Sunday, 10 May 2009

Hold Your Nose

Funny how the smallest detail can act as an aide memoire to all things past. I took one of my boys on a tour of the sights of my own childhood- houses, workplaces, places I loved, places where I got to up to no good. I was born in the back bedroom of an 1899 house in Wigston Fields, just to the south of the city of Leicester. You'll find a picture of it on page 13 of The English Buildings Book - at long last in paperback. The back part of the house was once a remote Georgian cottage, but in late Victorian times large houses gathered around it in the fields and the old cottage was doubled in size. The original trackway became sealed-off as a cul-de-sac, and at the top there was a forbidding brick wall- I imagined heaven was on the other side- together with this lovely piece of cast ironwork forming the base of a tall tube that towered into the sky. We didn't think it special then, quite the reverse. For this, we were told, was a Stink Pole. Not understanding this meant a sewer ventilator I just assumed it was where 'Number Twos' were stored. Probably just mine. The lane is almost exactly as it was when I first propped my bike up against it- just more cars parked against the hedges. This was fascinating to my son, who stared at it and then at me and of course tried to climb up it. Something I never attempted, sadly. But I'm very pleased to see it still in service, 'doing the business' as it were.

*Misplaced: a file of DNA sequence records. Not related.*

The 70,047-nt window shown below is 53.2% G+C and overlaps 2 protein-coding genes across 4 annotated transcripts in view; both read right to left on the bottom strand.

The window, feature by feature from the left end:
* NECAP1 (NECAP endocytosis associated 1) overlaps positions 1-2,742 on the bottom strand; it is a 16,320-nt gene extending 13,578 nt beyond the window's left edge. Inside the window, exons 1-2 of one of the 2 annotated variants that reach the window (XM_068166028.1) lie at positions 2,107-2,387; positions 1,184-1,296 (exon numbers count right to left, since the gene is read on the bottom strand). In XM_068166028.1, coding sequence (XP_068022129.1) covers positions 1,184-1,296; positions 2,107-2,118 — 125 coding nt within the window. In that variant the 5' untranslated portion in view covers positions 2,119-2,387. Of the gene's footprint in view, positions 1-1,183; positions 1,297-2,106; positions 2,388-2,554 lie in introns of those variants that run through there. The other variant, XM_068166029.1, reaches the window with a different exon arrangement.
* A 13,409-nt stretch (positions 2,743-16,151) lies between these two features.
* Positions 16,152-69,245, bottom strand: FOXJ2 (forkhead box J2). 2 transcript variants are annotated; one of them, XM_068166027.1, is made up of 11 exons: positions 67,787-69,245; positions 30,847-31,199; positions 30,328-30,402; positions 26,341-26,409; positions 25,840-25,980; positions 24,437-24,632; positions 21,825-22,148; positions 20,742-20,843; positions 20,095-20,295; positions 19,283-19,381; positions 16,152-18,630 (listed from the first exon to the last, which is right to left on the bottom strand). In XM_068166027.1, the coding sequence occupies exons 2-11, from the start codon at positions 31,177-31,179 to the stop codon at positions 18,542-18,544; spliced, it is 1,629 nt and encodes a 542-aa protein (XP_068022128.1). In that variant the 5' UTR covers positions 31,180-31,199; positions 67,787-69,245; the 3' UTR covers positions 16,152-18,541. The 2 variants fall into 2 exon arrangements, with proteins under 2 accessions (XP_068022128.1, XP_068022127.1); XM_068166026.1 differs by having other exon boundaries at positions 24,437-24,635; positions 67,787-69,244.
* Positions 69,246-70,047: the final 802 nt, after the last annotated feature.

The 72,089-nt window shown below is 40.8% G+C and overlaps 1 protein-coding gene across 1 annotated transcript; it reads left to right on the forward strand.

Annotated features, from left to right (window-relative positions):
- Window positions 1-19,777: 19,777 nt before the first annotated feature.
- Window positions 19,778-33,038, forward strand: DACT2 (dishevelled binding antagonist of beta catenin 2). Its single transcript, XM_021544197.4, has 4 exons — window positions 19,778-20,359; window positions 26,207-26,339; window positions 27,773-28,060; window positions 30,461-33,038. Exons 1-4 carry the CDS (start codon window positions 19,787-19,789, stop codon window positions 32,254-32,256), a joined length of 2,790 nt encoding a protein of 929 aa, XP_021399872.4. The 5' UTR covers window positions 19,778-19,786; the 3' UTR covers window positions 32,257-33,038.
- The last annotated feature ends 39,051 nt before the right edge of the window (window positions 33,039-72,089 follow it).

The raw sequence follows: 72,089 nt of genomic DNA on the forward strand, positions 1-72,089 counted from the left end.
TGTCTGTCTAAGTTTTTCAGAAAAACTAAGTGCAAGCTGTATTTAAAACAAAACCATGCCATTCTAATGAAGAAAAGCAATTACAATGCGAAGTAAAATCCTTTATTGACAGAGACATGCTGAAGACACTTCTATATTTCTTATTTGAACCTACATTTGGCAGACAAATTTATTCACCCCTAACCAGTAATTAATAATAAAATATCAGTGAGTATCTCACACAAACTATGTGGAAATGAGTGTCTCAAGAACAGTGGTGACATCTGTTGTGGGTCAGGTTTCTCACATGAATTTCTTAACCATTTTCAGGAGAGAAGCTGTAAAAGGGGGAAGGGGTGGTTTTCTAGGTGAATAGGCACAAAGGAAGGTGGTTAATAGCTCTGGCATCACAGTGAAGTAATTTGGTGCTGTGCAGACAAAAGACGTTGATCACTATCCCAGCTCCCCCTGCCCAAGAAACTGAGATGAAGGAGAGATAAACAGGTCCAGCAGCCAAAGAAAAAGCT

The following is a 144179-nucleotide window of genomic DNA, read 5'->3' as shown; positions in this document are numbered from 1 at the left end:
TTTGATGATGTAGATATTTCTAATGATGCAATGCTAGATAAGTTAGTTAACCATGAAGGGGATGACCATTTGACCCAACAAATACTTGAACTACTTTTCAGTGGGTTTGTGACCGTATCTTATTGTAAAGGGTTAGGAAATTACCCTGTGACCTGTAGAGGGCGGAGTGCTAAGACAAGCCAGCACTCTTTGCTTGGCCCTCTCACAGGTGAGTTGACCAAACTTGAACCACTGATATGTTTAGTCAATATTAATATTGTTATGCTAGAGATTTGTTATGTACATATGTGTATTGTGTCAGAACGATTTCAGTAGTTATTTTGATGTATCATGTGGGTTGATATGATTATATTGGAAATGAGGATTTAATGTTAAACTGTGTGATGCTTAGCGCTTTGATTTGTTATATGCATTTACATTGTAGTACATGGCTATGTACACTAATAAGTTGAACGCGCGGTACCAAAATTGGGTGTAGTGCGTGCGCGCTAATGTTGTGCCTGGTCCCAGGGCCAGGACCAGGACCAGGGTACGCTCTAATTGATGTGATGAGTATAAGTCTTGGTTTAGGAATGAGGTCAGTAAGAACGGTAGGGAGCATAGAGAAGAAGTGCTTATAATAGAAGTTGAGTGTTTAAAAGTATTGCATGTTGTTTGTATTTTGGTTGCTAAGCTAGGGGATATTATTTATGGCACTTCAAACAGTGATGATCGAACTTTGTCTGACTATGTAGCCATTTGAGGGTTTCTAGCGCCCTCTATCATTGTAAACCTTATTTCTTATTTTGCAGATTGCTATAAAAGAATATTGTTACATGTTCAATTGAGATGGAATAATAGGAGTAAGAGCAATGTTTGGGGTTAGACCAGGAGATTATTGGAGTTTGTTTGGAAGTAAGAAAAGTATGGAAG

5 comments:

Philip Wilkinson said...

What a marvellous name for a marvellous object. So good that something so handsome should be given over to dealing with our smelly poo. The online thesaurus created by English Heritage to keep us all on our toes says: 'Stink pole: Use Sewer ventilation pipe.' But it's just not the same.

Thud said...

You are lucky to be able to take the lad back, for many the past is something remembered through a few tattered photos.

accountant said...

Was the design of these pipes standard as I notice a similar one on the edge of Medbourne as I drive to Uppingham.

Peter Ashley said...

They would have been very much a standard design, although I expect parish councils were given a choice from a pattern book. Stanton & Staveley in Leicestershire were amongst the largest manufacturers.

Sue said...

How wonderful to think of the Stink Pole barons of old. I'm sure it was a good business to be in and probably less embarassing at parties than being the brand manager of Velvet quilted toilet tissue.